And there's all these things that I'm encompassed by that are tools and resources that I'm not utilizing myself, which I, myself, probably more than anybody else that I was around could heeded the advice. So I called in and I remember that summer I was like, totally at a breaking point because I'm like, I can't keep living like this.

I really, I just, I can't do it anymore. When I spoke to MMI they walked me through everything and it was very difficult making those phone calls to all the creditors, getting the absolute most current balance and relaying that to MMI. Making sure it was all accurate, and then just in my mind being like, "okay, this is it, you will not be spending any more money that you don't have. Whatever you're spending is the money that's in your bank account or not. And if you don't have it, you're not going to go somewhere else to get it." Just exhibiting a certain level of discipline. And again, it was hard at first because you see the chart of what you owe versus what you've paid. And, But it also is really helpful, especially towards the end.

And whenever I got any extra money, I would look at what the highest balance or highest balance and highest APR was that had been negotiated by MMI and would try to pay that off. And so I could have just adhered to the payment plan that they set forth. I can't remember exactly. It was 1,700 a month. Which again, that's a mortgage, right? It was more than my rent. You're just, thinking, "okay, if I weren't paying this off. What could 1,700 dollars go towards?" And I was quite discouraged at first. But then when you think in the grand scheme of things, "okay, five years, right? Five years." And then It was up to me then if I wanted to go out and try to earn money, extra money here and there, or I wanted to do eBay or whatever, I could pay it off quicker, which as you know, I did.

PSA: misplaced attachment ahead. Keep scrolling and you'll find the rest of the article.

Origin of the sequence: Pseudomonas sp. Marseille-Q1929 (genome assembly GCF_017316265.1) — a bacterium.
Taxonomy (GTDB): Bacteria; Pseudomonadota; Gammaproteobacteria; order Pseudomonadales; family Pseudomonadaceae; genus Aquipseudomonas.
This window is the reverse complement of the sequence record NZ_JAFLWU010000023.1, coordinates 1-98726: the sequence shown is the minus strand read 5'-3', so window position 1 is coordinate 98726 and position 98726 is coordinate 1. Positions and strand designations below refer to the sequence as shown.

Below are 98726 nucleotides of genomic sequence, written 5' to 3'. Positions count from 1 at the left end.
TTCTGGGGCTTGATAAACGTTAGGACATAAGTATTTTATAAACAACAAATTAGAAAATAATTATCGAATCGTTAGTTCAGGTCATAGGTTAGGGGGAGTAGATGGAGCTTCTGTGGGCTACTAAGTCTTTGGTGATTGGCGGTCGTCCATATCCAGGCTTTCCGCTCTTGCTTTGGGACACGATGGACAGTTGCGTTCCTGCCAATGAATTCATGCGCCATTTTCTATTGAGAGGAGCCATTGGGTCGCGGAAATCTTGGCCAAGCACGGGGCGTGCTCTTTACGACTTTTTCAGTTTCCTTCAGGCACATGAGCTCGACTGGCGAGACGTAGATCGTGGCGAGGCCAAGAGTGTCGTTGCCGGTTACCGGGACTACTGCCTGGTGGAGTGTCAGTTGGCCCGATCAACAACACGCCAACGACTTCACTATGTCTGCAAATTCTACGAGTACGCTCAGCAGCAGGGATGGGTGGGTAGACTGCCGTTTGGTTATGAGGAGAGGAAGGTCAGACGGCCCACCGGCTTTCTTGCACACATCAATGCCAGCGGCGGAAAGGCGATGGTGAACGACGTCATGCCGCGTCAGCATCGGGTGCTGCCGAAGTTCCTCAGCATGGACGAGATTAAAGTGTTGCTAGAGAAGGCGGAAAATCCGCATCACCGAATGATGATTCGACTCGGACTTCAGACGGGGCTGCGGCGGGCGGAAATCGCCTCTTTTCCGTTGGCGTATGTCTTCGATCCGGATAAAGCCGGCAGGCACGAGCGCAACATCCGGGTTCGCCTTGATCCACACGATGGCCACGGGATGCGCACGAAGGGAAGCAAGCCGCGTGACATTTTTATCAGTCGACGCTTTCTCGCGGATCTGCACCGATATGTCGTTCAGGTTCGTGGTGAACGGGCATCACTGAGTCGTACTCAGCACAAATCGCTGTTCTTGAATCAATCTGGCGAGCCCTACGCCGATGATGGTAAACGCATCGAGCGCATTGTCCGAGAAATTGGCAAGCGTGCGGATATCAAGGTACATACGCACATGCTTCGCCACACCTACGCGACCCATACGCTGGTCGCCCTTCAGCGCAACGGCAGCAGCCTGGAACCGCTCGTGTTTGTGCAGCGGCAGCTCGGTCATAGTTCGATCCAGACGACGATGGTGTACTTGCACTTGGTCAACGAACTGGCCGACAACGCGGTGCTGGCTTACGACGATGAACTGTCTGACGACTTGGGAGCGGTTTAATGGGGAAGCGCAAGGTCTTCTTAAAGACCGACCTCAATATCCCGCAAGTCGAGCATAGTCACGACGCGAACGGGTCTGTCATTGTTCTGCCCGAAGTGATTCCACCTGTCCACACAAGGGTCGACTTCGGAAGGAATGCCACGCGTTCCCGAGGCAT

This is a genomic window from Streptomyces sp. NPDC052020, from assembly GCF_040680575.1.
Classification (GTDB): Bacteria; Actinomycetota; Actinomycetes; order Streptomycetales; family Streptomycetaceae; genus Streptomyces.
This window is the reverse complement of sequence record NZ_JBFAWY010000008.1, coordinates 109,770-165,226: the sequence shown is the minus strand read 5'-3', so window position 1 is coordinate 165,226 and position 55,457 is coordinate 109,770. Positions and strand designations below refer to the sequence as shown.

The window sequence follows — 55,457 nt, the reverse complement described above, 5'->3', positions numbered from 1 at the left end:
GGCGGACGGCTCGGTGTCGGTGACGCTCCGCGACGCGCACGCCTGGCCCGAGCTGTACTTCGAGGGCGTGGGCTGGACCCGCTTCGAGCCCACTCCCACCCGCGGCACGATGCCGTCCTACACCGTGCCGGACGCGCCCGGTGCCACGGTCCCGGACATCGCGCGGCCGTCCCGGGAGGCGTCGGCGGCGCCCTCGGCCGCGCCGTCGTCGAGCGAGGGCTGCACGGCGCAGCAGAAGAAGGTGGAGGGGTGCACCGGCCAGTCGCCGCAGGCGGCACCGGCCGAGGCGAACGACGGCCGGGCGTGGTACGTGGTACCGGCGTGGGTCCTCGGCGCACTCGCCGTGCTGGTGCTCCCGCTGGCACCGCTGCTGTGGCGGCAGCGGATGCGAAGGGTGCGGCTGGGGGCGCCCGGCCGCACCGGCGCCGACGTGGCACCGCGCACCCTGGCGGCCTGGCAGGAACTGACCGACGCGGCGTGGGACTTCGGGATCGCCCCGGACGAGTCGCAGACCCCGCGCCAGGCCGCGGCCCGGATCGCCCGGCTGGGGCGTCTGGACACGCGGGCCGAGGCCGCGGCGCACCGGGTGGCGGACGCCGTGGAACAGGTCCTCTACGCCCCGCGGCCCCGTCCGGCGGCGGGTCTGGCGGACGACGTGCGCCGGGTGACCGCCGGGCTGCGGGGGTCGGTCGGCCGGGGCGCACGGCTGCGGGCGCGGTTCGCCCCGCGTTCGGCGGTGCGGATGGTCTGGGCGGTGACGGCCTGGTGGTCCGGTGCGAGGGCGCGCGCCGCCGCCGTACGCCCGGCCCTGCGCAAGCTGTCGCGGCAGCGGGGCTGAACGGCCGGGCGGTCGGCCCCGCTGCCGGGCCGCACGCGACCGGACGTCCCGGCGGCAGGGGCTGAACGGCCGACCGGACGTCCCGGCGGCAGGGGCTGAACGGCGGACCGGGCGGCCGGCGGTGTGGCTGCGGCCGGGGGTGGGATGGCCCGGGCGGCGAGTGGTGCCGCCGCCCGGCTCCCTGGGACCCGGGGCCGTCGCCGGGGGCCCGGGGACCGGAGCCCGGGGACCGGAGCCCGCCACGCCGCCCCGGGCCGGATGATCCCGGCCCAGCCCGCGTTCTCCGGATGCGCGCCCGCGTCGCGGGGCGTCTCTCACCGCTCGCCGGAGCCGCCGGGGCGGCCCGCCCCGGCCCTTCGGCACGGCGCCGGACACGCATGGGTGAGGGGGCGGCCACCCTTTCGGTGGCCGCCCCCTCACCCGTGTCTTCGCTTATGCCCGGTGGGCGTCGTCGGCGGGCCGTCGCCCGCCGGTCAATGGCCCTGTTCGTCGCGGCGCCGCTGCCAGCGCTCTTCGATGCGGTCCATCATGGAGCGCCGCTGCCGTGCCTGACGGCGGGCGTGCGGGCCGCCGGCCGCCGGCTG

I started in July of 2019 and it was paid off in full March of 2023. So yeah, and I remember making that final payment. I was like, " Yes!" And it was very satisfying looking at that pie graph they have and you see the blue and the red and the one growing, the other diminishing. It was very encouraging and motivating. And everybody was incredibly encouraging and supportive. And even when I said when I would call in and be like, "Hey, I want to pay off this one in full," like I know when I paid off and I forgot what exactly happened, but, I paid off one that I had 8,000 left, I made like a 9,000 dollar payment and paid that one off. So I eliminated, but instead of going back to MMI and saying, "Hey, this one's paid off. Can we take that out of the monthly payment that I would be making normally?" I never reduced that payment. I kept it at the same as if I hadn't paid off one and another and another. And that also enabled me to pay it off much quicker. So instead of going out and being like, "Oh, I have 3,000 extra dollars. Let me go here or let me buy this." Or it was, "okay, which card can I pay down the quickest? And which will make the most sense?" So if you just start thinking differently and it's been an incredibly valuable lesson and, also how frivolous we have the tendency to be.

Adam Walker: Right. Yeah. So, I'm curious, having been through this experience, you found yourself in credit card debt, you worked hard and made, like you said, like big lump payments to get out of that debt. You worked with MMI and it sounds like it was a great experience there. What advice do you have for someone that may be in credit card debt, is considering getting help, doesn't know what to do next? What would you say to them?